Inflation was forecast to fall in 2019 but actually increased, from 2.3% in 2018 to 3% in 2019.This caused the real salary increase of 1% for 2019 to be almost half what it was forecast to be, but inflation is predicted to drop next year to allow a larger real increase of 1.4%. 

Despite the optimism of local employers, with no end to the situation in sight it is expected that mass protests will continue into next year, so this is a situation to follow closely.

VAT implementation delays: the effect on salary awards

Following the signing of a VAT union agreement by all six members of the Gulf Cooperation Council (GCC), only three members have implemented this indirect tax so far: UAE, Saudi Arabia and Bahrain.

Having already delayed the introduction of VAT, Oman and Qatar were expected to have implemented VAT this year but both countries have further postponed to 2021 and 2020 respectively.

As the introduction of VAT would increase prices and therefore inflation, it may be expected to lead to higher salary increases being planned, so delaying the introduction could have a knock-on effect on both inflation and salary increases.

Both Oman and Qatar show similar patterns, with actual inflation for 2019 being significantly lower than forecast due to the delay in the introduction of VAT. However, despite this, salary awards remained relatively consistent with forecasts, meaning employees were better off than anticipated.

With the introduction of VAT in Qatar anticipated to be in 2020, salaries are forecast to increase by 4.5%, matching the previous forecast when VAT was expected to come in. However, the inflationary effect of VAT is expected to be more modest than previously assumed, with the IMF forecasting a 2.2% rate in 2020.

If there are any further delays in the implementation of VAT in these two countries, it will be interesting to see if employers react any differently.

The outlook for 2020 – political uncertainty continues

The trade war between the USA and China looks set to continue into 2020, but this does not seem to be having an impact on pay rises awarded by employers in either country. Nominal salary increases in both the USA and China are forecast to remain steady at 3% and 6% respectively.

The trade war’s impact on inflation is predicted to be more significant for employees in the USA, however. Inflation for 2020 is forecast to be half a percentage point higher at 2.3%, further squeezing real salary increases, while inflation in China is only expected to increase by 0.1%. It will be interesting to see how the effects of trade tensions and economic slowdown affect salary increases in the two largest economies in the world.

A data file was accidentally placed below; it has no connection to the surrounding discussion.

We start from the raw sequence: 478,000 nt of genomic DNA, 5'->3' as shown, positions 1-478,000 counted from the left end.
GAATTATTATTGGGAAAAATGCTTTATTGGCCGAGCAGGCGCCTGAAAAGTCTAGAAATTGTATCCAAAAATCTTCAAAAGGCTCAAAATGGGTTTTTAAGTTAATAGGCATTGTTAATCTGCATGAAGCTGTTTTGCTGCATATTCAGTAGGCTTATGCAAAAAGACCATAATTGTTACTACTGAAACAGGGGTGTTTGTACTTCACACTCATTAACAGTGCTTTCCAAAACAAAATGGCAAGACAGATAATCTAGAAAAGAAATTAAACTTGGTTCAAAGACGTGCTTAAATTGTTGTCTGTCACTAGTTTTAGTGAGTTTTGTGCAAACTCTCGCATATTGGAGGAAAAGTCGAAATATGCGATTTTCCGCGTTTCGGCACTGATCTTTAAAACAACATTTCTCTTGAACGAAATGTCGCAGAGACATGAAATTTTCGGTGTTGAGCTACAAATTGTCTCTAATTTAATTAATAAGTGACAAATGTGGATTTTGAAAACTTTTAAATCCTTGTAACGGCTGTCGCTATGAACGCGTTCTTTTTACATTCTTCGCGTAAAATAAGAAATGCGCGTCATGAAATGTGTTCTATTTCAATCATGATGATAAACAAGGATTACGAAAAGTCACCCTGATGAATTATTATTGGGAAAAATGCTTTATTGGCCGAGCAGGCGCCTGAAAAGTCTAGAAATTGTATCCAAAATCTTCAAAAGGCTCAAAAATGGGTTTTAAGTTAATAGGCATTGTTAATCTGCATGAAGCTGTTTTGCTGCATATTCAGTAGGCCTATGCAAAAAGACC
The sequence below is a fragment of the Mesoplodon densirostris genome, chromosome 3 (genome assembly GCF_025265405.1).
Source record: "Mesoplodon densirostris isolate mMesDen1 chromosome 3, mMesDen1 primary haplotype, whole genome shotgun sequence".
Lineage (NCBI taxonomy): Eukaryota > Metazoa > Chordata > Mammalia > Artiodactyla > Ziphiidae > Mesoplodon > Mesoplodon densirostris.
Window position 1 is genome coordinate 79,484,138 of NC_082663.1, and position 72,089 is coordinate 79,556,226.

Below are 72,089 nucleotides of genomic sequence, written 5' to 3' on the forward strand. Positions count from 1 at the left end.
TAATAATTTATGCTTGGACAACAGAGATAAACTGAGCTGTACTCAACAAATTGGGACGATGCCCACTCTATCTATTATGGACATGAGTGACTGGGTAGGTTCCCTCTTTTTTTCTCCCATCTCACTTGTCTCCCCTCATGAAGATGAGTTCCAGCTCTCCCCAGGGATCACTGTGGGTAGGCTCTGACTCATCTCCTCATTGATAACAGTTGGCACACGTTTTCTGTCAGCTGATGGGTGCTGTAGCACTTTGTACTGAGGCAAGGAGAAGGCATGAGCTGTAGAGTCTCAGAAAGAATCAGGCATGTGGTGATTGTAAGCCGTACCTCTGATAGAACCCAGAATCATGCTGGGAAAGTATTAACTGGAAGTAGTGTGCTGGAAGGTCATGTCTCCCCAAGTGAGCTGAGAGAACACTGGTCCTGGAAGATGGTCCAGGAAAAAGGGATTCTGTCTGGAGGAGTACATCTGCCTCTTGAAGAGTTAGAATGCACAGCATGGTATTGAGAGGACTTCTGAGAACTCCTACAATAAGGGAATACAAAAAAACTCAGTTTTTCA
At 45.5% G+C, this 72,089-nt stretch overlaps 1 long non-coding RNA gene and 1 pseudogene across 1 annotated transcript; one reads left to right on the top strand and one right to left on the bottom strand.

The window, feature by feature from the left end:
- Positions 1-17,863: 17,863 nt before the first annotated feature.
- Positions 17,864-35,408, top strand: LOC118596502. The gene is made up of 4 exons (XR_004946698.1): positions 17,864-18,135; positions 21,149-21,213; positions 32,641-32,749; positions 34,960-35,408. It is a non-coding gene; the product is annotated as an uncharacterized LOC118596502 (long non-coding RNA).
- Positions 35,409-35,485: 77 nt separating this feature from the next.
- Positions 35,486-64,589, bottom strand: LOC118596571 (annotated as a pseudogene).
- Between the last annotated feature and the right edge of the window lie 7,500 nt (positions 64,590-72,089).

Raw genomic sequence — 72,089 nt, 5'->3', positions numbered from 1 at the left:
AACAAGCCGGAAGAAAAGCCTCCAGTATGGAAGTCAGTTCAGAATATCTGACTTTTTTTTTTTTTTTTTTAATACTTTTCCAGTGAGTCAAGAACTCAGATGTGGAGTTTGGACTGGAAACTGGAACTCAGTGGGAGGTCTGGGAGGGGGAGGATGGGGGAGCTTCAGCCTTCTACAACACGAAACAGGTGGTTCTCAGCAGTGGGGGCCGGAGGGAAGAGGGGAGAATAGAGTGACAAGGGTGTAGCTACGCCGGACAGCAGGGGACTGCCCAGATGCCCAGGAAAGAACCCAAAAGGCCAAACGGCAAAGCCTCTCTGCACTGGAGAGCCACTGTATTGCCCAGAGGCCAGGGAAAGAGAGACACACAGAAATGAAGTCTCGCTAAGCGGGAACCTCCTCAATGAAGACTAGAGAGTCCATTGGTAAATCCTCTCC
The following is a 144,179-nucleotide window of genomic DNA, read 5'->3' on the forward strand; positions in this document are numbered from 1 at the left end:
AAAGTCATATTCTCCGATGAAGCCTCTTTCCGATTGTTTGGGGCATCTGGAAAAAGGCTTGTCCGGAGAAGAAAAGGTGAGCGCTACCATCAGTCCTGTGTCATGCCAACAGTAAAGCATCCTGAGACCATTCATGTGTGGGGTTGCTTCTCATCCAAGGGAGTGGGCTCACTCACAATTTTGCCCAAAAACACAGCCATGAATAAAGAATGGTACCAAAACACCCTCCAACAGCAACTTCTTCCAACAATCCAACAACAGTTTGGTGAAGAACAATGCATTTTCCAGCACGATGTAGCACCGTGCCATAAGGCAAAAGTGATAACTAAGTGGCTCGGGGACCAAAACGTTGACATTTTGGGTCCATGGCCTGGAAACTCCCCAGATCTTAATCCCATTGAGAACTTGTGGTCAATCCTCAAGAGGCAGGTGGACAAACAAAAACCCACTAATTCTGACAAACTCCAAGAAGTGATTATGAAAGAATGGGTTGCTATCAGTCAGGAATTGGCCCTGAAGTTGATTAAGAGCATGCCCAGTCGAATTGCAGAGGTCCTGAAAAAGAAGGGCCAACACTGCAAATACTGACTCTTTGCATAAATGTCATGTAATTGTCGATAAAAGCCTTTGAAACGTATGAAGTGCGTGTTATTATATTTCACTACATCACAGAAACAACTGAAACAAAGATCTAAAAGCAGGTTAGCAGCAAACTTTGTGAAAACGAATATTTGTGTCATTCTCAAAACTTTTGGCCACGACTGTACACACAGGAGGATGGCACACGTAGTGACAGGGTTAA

Unsurprisingly, the date of the UK’s withdrawal from the European Union has been further delayed to 31st January 2020 and a general election has been called for 12th December 2019 to try to break the political impasse. Despite Brexit-related uncertainty, nominal salary increases are expected to remain at 3% in 2020, translating to a real increase of 1.1%. However, the outcome of the election and the next government’s Brexit approach could change things significantly, particularly in the event of no trade deal being negotiated by the self-imposed deadline of December 2020.

Top ten forecasted real salary increases - Global
Countries
Global ranking
Real salary increase 2020 (%)
India
1
5.4
Vietnam
2
5.1
Indonesia
3
4.6
Cambodia
4
4.2
Thailand
5
4.1
Ukraine
5
4.1
Philippines
7
3.7
Korea Republic
8
3.6
China
8
3.6
Bangladesh
10
3.4

Globally, median nominal salary awards are expected to remain steady at 4.0% next year, with a real median increase of 1.4%. As with previous years, the top 10 predicted real salary increases are dominated by countries in the Asia Pacific region. Real salary increases in most countries covered in the survey are expected to remain stable, with India topping the global rankings with a real increase of 5.4% expected. Only staff in Nigeria, Pakistan and Argentina are forecast to experience a salary decrease in real terms. However, as we have seen with the examples of VAT and politics a lot can change and there are many factors that affect the salary awards for locally-employed staff.

Nominal increase: the total increase in salary, including inflation/cost of living increases plus performance/merit-related increases.

Real increase: the nominal increase minus the increase in inflation.

  FIND OUT MORE

The complex macroeconomic factors at play within the setting of salaries are covered in detail in ECA’s Salary Trends Reports which are published for over 70 countries. The reports include graphical and tabular data plus economic analysis and, where possible, data for specific industry groups. Free to survey participants, they can also be purchased either individually or as a full set.

To find out more about the 2019 Salary Trends Survey and its findings, you can view the press releases on our News page.

The latest currency and inflation news is covered in ECA’s blog. You can sign up to follow our blog to receive notifications when new posts are published.

  Please contact us to speak to a member of our team directly.